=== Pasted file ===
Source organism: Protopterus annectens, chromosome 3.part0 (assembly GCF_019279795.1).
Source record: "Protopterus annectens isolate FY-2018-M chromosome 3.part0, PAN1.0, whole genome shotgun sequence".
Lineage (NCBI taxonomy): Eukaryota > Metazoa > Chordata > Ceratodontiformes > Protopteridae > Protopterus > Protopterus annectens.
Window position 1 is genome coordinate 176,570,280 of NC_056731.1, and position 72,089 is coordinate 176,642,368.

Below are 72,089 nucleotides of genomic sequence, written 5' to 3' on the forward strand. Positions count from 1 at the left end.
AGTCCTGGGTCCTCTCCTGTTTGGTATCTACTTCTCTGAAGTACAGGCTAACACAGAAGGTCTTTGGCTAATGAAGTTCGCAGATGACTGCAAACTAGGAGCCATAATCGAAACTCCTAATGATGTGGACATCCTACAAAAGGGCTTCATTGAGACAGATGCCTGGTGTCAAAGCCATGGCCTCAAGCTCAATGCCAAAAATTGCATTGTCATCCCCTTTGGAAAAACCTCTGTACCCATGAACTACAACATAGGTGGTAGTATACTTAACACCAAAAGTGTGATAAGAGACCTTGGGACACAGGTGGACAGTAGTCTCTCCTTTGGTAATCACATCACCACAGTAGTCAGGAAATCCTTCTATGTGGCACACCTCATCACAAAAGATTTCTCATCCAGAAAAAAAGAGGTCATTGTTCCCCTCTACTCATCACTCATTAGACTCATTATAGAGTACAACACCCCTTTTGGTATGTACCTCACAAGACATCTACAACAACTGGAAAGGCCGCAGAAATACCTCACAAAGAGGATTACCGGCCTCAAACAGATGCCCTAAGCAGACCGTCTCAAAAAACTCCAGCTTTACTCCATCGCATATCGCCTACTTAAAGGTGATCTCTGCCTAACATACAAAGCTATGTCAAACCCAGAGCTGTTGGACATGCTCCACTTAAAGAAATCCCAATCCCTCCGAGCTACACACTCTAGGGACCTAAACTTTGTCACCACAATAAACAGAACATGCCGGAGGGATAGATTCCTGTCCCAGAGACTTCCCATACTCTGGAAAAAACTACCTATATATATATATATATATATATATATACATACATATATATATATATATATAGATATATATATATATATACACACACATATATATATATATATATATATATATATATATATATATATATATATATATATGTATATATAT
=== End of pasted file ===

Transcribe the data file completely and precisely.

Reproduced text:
Source organism: Protopterus annectens, chromosome 3.part0 (assembly GCF_019279795.1).
Source record: "Protopterus annectens isolate FY-2018-M chromosome 3.part0, PAN1.0, whole genome shotgun sequence".
Lineage (NCBI taxonomy): Eukaryota > Metazoa > Chordata > Ceratodontiformes > Protopteridae > Protopterus > Protopterus annectens.
Window position 1 is genome coordinate 176,570,280 of NC_056731.1, and position 72,089 is coordinate 176,642,368.

Below are 72,089 nucleotides of genomic sequence, written 5' to 3' on the forward strand. Positions count from 1 at the left end.
AGTCCTGGGTCCTCTCCTGTTTGGTATCTACTTCTCTGAAGTACAGGCTAACACAGAAGGTCTTTGGCTAATGAAGTTCGCAGATGACTGCAAACTAGGAGCCATAATCGAAACTCCTAATGATGTGGACATCCTACAAAAGGGCTTCATTGAGACAGATGCCTGGTGTCAAAGCCATGGCCTCAAGCTCAATGCCAAAAATTGCATTGTCATCCCCTTTGGAAAAACCTCTGTACCCATGAACTACAACATAGGTGGTAGTATACTTAACACCAAAAGTGTGATAAGAGACCTTGGGACACAGGTGGACAGTAGTCTCTCCTTTGGTAATCACATCACCACAGTAGTCAGGAAATCCTTCTATGTGGCACACCTCATCACAAAAGATTTCTCATCCAGAAAAAAAGAGGTCATTGTTCCCCTCTACTCATCACTCATTAGACTCATTATAGAGTACAACACCCCTTTTGGTATGTACCTCACAAGACATCTACAACAACTGGAAAGGCCGCAGAAATACCTCACAAAGAGGATTACCGGCCTCAAACAGATGCCCTAAGCAGACCGTCTCAAAAAACTCCAGCTTTACTCCATCGCATATCGCCTACTTAAAGGTGATCTCTGCCTAACATACAAAGCTATGTCAAACCCAGAGCTGTTGGACATGCTCCACTTAAAGAAATCCCAATCCCTCCGAGCTACACACTCTAGGGACCTAAACTTTGTCACCACAATAAACAGAACATGCCGGAGGGATAGATTCCTGTCCCAGAGACTTCCCATACTCTGGAAAAAACTACCTATATATATATATATATATATATATATACATACATATATATATATATATATAGATATATATATATATATACACACACATATATATATATATATATATATATATATATATATATATATATATATATATATGTATATATAT